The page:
13! That gives me First Love and Other Stories, by Turgenev. Not bad!
Showing posts from June, 2023
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Guess what time it is? That's right, it's another Spin! Huzzah! Here's the post, and you know the rules. The lucky number will be posted on Sunday, and we'll have until August 6th to read the book. Only one of these is on my 20 Books of Summer list, and if I get a different one that is long I might have to do some trading. There are some awfully long Victorian novels on here. Wish me luck! The Well at the End of the World, by William Morris The Story of Hong Gildong (a Korean classic) The Black Arrow, by R. L. Stevenson Revelations of Divine Love, by Julian of Norwich Conjure Tales, by Charles Chesnutt The Duchess of Malfi, by John Webster Rob Roy, by Sir Walter Scott Second-Class Citizen, by Buchi Emecheta Ring of Bright Water, by Gavin Maxwell The Tale of Sinhue (ancient Egyptian poetry) I Served the King of England, by Bohumil Hrabal It Can't Happen Here, by Sinclair Lewis First Love and Other Stories, by Turgenev Sybil, by Disraeli The Law and the La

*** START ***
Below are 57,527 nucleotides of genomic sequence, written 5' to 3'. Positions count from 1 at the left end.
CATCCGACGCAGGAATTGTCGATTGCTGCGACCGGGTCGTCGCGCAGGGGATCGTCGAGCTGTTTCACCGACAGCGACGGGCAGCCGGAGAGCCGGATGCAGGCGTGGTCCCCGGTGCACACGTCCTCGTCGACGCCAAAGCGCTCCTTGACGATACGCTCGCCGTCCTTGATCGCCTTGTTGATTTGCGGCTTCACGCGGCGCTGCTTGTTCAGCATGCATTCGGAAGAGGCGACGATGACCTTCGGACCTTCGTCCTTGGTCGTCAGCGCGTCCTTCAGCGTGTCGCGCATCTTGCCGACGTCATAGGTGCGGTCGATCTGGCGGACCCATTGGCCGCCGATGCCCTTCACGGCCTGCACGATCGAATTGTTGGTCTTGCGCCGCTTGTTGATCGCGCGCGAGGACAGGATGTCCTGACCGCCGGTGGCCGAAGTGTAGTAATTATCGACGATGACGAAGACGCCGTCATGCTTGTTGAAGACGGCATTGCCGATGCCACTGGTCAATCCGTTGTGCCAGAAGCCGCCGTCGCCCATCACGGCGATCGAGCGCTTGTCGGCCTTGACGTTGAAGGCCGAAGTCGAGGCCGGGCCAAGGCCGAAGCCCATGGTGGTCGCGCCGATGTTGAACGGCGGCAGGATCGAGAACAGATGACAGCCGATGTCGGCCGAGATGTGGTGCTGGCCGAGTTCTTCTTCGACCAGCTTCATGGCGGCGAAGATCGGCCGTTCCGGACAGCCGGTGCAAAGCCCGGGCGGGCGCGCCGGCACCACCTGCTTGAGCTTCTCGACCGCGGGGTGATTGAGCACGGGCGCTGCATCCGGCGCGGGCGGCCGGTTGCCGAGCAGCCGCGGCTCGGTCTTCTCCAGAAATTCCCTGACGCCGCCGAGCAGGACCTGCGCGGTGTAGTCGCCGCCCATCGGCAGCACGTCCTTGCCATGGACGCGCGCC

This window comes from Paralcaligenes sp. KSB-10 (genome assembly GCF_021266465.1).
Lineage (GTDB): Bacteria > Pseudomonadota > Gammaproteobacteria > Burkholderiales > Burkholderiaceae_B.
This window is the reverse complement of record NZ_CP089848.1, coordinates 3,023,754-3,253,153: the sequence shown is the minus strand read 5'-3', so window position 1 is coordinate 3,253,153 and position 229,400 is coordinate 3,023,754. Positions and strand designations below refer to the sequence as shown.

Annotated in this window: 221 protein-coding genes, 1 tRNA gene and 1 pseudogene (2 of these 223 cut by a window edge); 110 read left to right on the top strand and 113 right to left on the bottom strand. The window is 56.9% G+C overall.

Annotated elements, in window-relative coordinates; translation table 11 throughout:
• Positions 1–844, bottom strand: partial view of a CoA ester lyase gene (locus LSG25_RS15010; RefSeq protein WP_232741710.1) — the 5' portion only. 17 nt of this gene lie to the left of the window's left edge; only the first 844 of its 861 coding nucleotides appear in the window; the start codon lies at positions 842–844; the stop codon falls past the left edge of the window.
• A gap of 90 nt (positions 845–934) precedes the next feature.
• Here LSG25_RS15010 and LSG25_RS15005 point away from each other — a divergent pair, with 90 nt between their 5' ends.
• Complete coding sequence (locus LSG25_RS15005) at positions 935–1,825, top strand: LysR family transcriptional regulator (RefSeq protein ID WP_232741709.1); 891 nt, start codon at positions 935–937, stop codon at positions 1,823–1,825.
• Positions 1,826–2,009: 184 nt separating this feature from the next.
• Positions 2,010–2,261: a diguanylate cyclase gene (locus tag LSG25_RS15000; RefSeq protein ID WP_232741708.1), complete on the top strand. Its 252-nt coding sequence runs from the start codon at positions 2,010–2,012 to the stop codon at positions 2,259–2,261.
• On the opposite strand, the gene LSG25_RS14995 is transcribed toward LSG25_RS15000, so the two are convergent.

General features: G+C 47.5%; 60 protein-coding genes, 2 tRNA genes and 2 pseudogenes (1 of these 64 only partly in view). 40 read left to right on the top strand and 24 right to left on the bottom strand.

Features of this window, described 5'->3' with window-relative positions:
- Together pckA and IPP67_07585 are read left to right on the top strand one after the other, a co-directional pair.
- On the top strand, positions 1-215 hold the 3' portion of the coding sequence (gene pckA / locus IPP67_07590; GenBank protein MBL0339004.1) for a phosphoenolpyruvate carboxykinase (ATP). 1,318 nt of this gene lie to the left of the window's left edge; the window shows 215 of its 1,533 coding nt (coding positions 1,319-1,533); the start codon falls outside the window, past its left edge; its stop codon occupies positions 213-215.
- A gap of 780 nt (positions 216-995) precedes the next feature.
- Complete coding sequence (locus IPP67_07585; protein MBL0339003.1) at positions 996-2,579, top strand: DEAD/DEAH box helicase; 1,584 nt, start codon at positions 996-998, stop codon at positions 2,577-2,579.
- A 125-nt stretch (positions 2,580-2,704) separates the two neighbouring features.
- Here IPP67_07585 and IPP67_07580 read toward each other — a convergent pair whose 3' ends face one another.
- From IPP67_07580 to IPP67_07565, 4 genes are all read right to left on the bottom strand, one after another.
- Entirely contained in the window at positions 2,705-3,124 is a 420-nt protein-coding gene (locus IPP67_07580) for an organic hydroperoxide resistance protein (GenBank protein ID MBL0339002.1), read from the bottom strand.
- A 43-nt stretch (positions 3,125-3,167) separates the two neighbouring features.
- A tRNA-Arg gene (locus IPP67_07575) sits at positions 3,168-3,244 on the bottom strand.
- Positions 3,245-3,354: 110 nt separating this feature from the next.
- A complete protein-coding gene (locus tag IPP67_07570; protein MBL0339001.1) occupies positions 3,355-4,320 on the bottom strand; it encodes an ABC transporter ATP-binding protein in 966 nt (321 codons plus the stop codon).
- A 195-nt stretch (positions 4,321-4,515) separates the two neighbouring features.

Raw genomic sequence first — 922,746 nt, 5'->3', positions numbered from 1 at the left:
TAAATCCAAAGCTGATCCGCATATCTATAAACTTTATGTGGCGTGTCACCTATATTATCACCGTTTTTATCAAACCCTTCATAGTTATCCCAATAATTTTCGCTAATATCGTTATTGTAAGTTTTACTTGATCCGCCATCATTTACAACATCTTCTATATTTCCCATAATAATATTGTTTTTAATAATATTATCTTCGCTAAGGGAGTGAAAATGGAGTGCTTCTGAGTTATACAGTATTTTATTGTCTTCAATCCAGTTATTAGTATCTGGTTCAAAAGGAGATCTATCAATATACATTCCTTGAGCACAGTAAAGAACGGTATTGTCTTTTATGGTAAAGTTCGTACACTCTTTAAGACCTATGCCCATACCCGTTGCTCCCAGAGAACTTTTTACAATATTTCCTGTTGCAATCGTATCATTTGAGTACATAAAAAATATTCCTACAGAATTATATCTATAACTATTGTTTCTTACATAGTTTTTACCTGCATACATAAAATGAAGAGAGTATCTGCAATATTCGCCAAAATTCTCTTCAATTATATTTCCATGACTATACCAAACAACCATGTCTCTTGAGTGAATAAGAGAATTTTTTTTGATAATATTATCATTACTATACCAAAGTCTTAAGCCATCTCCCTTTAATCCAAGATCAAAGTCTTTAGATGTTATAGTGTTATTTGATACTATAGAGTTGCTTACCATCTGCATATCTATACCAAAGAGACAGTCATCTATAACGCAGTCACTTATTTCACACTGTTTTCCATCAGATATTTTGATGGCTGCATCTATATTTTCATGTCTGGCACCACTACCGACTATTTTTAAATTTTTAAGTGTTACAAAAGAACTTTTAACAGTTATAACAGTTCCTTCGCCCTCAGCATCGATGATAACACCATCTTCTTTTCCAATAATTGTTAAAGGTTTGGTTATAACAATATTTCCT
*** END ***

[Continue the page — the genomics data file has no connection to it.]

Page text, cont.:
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How's your summer going? We've had just the most wonderful weather, a good ten degrees cooler than usual because a string of thunderstorms keeps coming through. I've been on some hikes, I've picked cherries and boysenberries, I finished an embroidery project!, and I've read some great books. Invasion: The Inside Story of Russia's Bloody War And Ukraine's Fight for Survival, by Luke Harding : The first serious books about Russia's 2022 invasion of Ukraine started coming out last fall (another I've seen highly recommended is Overreach ) and I finally got my hands on this one. Harding has been reporting on Ukraine and Russia for years -- he's now banned from Russia, of course -- and includes material from the past ten years here so the reader can know some background. Each chapter covers a particular place and time: first Kyiv in February 2022 as the invasion started, and then places such as Bucha, Chernobyl (Russian invaders were kept so ign